How Does Exercise Affect Your Thyroid?

How Does Exercise Affect Your Thyroid?

If you are concerned about your thyroid health, you know that the lifestyle choices you make are important. One question you may have is, “Will exercising help support my thyroid function?” Let’s talk about what you should know about your thyroid and working out.

What is the Impact of Working Out on Thyroid Hormones?

Research suggests that exercising does have an impact on thyroid hormones. Indeed, the most prominent effects seem to occur at the anaerobic threshold, as described in this study.

Are the effects of exercise helpful? Well, it all depends on your situation.

WebMD suggests that exercising may be helpful to those whose thyroids are underactive. The site reports, “If your condition is well controlled, you should be able to do the same physical activity as someone without a thyroid disorder, says John C. Morris, MD, professor of medicine and endocrinology at the Mayo Clinic College of Medicine. But if you’re just starting an exercise plan or if you’re still dealing with symptoms, low-impact aerobic exercise and strengthening moves are best.”

But Cleveland Clinic says that patients with overactive thyroids should be particularly cautious, as excess exercise may be dangerous.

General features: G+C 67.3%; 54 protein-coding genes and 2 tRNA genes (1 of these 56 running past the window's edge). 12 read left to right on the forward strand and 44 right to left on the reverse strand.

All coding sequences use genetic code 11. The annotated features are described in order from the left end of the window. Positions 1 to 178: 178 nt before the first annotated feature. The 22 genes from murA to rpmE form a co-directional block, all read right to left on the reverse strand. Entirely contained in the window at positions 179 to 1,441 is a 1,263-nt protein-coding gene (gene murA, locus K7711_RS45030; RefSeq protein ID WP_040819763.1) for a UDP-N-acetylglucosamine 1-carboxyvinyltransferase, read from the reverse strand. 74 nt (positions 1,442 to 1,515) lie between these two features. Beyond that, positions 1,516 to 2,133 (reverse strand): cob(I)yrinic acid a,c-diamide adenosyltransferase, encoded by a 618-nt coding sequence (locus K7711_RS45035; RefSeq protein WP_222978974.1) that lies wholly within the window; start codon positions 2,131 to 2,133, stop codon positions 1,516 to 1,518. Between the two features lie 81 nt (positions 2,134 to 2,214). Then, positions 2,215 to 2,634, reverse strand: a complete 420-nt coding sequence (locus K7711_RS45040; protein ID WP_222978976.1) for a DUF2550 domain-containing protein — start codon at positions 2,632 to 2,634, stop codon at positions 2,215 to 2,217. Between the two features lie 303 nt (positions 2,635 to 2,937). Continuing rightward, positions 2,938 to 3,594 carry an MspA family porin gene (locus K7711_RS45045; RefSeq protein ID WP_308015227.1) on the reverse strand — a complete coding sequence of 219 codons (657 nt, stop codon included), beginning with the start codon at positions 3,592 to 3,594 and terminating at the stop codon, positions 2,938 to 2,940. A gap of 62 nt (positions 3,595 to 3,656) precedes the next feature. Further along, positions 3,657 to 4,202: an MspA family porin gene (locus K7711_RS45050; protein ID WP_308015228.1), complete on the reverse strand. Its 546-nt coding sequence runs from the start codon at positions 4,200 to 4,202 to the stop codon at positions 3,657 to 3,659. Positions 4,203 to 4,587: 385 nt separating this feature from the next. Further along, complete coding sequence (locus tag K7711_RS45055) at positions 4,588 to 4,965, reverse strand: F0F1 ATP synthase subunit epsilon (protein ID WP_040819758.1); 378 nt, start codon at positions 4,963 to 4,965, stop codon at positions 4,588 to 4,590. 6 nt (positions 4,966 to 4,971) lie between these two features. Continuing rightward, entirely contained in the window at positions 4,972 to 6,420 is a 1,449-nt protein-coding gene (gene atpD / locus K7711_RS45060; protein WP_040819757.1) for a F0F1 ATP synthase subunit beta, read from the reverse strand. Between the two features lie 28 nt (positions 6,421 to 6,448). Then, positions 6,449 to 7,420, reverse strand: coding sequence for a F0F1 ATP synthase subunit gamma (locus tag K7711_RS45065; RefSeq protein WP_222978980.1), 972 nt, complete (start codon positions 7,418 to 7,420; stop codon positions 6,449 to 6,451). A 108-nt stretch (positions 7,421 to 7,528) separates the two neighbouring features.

SingleCare points out that patients cannot normalize hormone levels through exercise. Yet, the site says, working out can “help fight negative effects of certain symptoms, such as weight gain, depression, stiffness, joint aches, and muscle weakness.”

What Workouts Can You Consider for Thyroid Health?

Assuming you have a healthy thyroid, you should be able to do any workouts you like safely.

If your thyroid levels are not balanced or controlled, however, you should talk to your healthcare provider to come up with a safe and healthy exercise plan.

Most likely, your provider will suggest low-impact, gentle exercises to you. Some examples might include tai chi, walking, or water aerobics.

Just keep in mind that the exercising is really for the maintenance of your overall health. When you work out, your energy levels may improve, your weight may decrease, and your mood may be enhanced. Exercising may improve your feelings of well-being, but it will not prevent, treat, or cure any thyroid condition.

Remember, exercise is just one dimension of a plan for healthy living. You also should eat a diet that supports your thyroid. Get plenty of sleep, balance work with leisure, and practice self-care.





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